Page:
From young rapper to superstar, Meek Mill grew up in the vicious streets of North Philadelphia. He was one of the artists that started the DVD movement in Philadelphia at only 14 years old.
That was the start of the DVD era. DVD’s gave artists the platform to showcase their talents. Meek Mill is one of the pioneers of that movement in his early days with Headshot Records, headed by Young Bob, which included other rappers such as Joey Jihad, D Jones, to name a few. Headshots was one of the hottest up an coming rap cliques circa State Property. The freestyles and battles really captivated the city and kept us wanting more. Out of the clique, Meek Mill and Joey Jihad were the standout rappers. At one point Joey Jihad and Reed Dollaz were hotter on the streets than Meek Mill. Tables turn as you will see later in this article.
It didn’t come easy for Meek Mill. He’s been through battles, beefs, jail time and hate. In this footage from his early days you can see Meek Mill at the beginning calling a rapper out for making song about him. Right after you will see him in a battle.
People say if you can make it in New York you can make it anywhere. I say if you can make it in Philadelphia you can make it everywhere. It wasn’t an easy road as you will see in the next footage.
This really showed people that Meek Mill wasn’t playing and it solidified him as a trailblazer in the underground.
Meek Mill was consistent with the hustle and he stayed consistent. Fast forwarding a bit, Meek Mill did a county bid and came home disgruntled with his Headshot family. This was the start of a whole new era for Meek Mill and he spoke a lot of things into existence on this clip.
When “The Real Me 2″ came out it was a whole new Meek Mill. When you listen to “It All Started From A Rumble”, to his chemistry with Joey Jihad on “Bang Bang” to his aggressive flow and witty punchlines on the first “Freestyle” of the mixtape, you can see that Meek was able to perfect the art of storytelling in his raps. His collaboration with State Property’s Oschino was the official co-sign Meek needed at the time.
Flamerz 1 was the break-through mixtape. That summer there were two Cd’s that you heard coming out of every car and those were Flamerz 1 and Lil Wayne’s “The Carter 3″. That summer was monumental. With his Single “In my Bag” Prod By: Sap burning up the airwaves and the internet, it was clear that Meek Mill arrived.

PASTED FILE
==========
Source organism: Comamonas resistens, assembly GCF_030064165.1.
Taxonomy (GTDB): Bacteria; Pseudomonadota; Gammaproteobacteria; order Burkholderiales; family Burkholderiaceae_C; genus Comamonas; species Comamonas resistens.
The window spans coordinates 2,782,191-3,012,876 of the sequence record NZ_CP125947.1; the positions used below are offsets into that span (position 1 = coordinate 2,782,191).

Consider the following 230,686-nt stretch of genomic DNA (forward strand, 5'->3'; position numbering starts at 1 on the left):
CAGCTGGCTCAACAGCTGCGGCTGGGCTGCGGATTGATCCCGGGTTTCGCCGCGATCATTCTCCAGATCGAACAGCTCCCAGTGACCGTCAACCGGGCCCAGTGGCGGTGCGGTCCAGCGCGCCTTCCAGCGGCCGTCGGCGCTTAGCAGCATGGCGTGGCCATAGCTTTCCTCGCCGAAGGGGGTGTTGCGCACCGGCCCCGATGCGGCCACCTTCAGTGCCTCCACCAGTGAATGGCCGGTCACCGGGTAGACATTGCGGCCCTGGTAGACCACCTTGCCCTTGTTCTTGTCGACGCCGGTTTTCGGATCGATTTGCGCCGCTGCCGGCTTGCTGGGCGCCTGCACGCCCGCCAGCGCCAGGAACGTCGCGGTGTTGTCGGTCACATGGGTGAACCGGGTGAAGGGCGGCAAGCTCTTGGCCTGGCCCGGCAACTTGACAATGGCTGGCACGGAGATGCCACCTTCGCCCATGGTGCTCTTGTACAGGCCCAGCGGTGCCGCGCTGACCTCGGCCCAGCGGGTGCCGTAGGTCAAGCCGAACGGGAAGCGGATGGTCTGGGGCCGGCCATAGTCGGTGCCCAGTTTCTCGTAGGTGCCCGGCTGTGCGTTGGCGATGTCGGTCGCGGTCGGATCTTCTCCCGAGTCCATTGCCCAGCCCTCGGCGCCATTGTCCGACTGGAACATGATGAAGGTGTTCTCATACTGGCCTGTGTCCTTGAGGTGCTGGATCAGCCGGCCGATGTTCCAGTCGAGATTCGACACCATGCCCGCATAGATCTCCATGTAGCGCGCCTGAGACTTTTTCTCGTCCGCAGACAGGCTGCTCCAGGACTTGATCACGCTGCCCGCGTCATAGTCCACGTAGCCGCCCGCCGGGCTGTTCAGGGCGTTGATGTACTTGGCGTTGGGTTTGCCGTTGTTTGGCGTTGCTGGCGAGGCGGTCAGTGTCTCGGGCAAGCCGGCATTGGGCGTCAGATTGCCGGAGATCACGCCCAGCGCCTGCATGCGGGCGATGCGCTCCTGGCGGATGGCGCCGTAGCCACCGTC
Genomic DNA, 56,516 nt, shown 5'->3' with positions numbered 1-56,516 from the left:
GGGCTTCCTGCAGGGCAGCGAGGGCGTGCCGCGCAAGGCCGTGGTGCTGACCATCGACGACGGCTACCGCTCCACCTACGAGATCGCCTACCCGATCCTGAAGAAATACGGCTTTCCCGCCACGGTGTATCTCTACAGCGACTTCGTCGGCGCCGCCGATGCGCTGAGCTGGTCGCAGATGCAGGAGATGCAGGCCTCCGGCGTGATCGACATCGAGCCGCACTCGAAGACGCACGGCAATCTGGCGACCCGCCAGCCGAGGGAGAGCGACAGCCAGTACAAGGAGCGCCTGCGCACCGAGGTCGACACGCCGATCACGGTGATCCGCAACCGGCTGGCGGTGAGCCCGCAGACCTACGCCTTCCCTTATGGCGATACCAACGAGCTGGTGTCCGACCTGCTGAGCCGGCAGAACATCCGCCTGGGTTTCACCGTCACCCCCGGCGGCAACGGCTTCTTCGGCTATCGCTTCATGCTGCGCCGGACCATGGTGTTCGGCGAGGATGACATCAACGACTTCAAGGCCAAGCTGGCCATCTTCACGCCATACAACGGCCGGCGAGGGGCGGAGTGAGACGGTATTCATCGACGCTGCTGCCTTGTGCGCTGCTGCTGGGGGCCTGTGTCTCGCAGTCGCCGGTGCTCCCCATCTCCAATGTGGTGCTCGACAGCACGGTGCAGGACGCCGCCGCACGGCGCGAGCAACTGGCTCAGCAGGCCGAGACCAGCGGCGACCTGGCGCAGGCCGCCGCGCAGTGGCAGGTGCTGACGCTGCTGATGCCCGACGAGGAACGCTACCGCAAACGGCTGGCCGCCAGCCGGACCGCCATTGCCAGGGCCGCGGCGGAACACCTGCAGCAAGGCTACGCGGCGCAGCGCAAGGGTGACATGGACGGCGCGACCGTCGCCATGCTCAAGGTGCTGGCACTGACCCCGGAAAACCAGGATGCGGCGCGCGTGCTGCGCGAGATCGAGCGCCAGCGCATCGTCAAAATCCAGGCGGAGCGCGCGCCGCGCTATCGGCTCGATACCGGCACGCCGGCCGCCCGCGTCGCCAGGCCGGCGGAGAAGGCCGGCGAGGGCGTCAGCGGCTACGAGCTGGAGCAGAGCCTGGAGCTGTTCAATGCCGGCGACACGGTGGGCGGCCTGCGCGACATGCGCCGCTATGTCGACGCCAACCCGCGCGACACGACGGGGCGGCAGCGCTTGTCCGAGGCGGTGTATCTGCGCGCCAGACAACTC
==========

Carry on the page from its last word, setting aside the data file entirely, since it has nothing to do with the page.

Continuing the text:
Also in that process Meek Mill ushered in a new sound for Philadelphia. During this time he linked up with Charlie Mack through Brock (Heatholders). Charlie Mack heard the mixtape and became Meek Mill’s manager and within a week he was on TI’s Grand Hustle Records. Although there was no official paperwork done, that was his first break on a national level. With him and TI later doing jail time, the deal never took place. While incarcerated, Flamerz 2 was released and it kept Meek Mill hot in the streets. When he came out of jail he was on house arrest for a while. In the midst of him putting out footage of him and rapper Cassidy freestyling, he was dissed by his former partner in rhyme Joey Jihad and Joey’s right hand man Quilly Millz. This was a on going thing for a while but Meek kept putting out hot music and the beef was eventually squashed.
This time Meek never looked back. He started doing shows in the tri-state area on a regular basis, getting more money per show than most platinum artists out there. Meek released a single called “Rose Red” Prod by: Jahlil Beats which went into rotation on Philadelphia radio. Rick Ross came to town to do press for his album and he jumped on the remix to the song along with Vado and TI. That was the beginning of a relationship with Rick Ross that would lead to a record deal with Maybach Music.